Cultivating moments of positive awareness has been found to be a simple and quick practice with an abundance of health benefits. Researchers at the University of San Francisco have identified a set of skills and training in those skills that increase your ability to cultivate these moments and increase the positive effects they have on your life. The eight skills are:
Do you know what exercise is good for? Everything. It’s good for your circulatory system, your sleep, and even your brain. No matter who you are, moving around is good for you. Here are some tips for a healthier, happier way of life.
Jump-start your fitness
Looking for a workout that’s fast, furious, and practically free? Jump rope to build strength, torch calories, and engage almost every muscle in your body.
How you feel in your head affects how you feel in your body. When life gets overwhelming, it’s important to focus on your emotional wellness. Discover simple ways to tame tension, beat stress, and feel happy.
Consuming excesses sugar can affect your sleep and lead you into a vicious cycle of low energy and high sugar consumption. As stated in our Winter 2016-2017 What’s Up? Newsletter article, you can reset your body to consume less—or no—added sugar, and you will feel incredible.
Congratulations! You’ve reached the end of our Rest and Revive program. Over the last few weeks, you’ve learned about fighting common sleep thieves, making changes to your bedroom, and adopting a consistent routine to get the most out of your shut-eye. So why not keep these healthy habits going? With a little daily focus, you can continue resting easy—and enjoying the physical and emotional benefits of truly blissful sleep.
If you’re not sleeping better after just a few weeks, don’t worry. Making lasting behavior changes takes time—and you can’t fix everything all at once. A better approach is to pick one area where you’re confident you can make a healthy change, set a doable goal, and go for it. If you accomplish it, take some time to enjoy that feeling—then set another goal and repeat.
With that in mind, here are two questions you might want to ask if you still can’t sleep:
It’s hard to leave the day’s stresses and worries at the door when you bring work to bed with you each night. From keeping your laptop out of arm’s reach to finding the right temperature for you, check out these tips for improving your bedroom:
Week 4: Protect Yourself From Common Sleep Thieves
Last week you were asked to look at your sleep and daytime activity logs and set one goal for improving your sleep. You may already be noticing a difference. If not, or if you’ve fallen behind, don’t worry—changing a routine can be tough. (If you didn’t start your logs yet, no worries—download the Rest and Revive Workbook and get started any time.)
Now that you’ve filled our your logs for two weeks, it’s time to look at what they’re telling you. Print this page, and use your logs to answer the questions below. (If you didn’t start your logs yet, no worries–download the Rest and Revive Workbook and get started any time.)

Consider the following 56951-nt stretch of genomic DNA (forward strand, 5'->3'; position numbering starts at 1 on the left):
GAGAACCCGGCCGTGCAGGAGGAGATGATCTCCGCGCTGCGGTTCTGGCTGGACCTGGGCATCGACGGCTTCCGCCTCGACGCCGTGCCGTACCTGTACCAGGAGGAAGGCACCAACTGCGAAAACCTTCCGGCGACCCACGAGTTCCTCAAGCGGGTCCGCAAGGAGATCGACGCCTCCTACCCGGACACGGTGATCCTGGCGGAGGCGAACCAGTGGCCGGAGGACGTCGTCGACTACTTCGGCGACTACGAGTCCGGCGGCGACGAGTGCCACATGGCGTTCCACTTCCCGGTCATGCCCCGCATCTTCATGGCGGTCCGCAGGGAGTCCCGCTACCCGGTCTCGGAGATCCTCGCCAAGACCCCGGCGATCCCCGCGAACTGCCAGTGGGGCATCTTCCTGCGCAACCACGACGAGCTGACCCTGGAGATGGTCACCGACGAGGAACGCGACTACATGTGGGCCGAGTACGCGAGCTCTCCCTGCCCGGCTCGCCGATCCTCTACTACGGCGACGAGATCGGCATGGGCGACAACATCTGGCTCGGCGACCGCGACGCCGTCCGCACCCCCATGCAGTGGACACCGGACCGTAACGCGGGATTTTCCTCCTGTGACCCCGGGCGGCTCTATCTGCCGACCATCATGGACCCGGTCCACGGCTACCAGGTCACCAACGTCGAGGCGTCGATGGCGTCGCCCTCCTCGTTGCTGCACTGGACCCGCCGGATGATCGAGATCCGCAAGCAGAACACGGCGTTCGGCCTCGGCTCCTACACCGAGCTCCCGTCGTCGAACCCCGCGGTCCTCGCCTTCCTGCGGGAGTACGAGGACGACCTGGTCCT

Week 2: Learn How Much You Need, and Pay Off Your Sleep Debt
After a week of keeping your logs, you may be wondering how much sleep you actually need. According to the National Sleep Foundation, there’s no “magic number”—but most adults need seven to eight hours to feel healthy.
Going to sleep is part of your daily routine—after all, you do it every night. But are you getting the right kind of shut-eye? Simply jotting down what you do each day can uncover things you might not realize about your sleep patterns. Kaiser Permanente has teamed up with ACERA to provide this 7-week program for healthy sleep. This is the first of 7 emails you’ll receive with helpful hints and links to keep you motivated. To get you started, Kaiser Permanente has made two tools available to ACERA members:
Do healthy, ripped bodies only belong to the young? Not if you’re Ernestine Shepherd. At 77, she’s the world’s oldest female bodybuilder and in a short, 8-minute documentary from Prevention Magazine, you can follow a day in her life.
Join us for our annual Health Fair! Take advantage of free health screenings, learn relaxation techniques and stretches, gain knowledge from experts, and reunite with friends. Enjoy free refreshments, gift bags, and more!
The family dinner has long been an example of family togetherness. But recently, scientists have been coming up with compelling reasons – including a lowered risk of smoking, drinking and doing illicit drugs among teenagers – for families to pull up a chair around the table.
Contact lenses don’t usually go haywire overnight – but a body can. Exactly that happened not too long ago to a patient of Serge Wright, O.D.
The Sedona, Ariz. optometrist got a call one morning from a 65-year old patient. Complaining of blurred vision and trouble judging distances, the man looked to his contact lenses as the cause. He wanted to come right in, and Dr. Wright wanted to see him right away, too.
A stroke occurs when a blood clot blocks an artery, or a blood vessel breaks in the area of the brain, causing damage to brain cells. Without blood and the oxygen it carries, part of the brain starts to die. The part of the body controlled by the damaged area of the brain can’t work properly.
Strokes can and do occur at ANY age. They’re the 3rd leading cause of death in the U.S. More than 140,000 people die each year from stroke in the U.S. and approximately 795,000 suffer a stroke each year.
…with a duck on his head. The bartender says, “Where’d you get that?” and the duck says, “In France. They’ve got millions of ‘em.”
You’ve heard that laughter is the best medicine. It’s obvious that laughter is a great stress reliever, but two 2009 Japanese studies1 presented to the American College of Sports Medicine found that this adage may be true for heart health as well.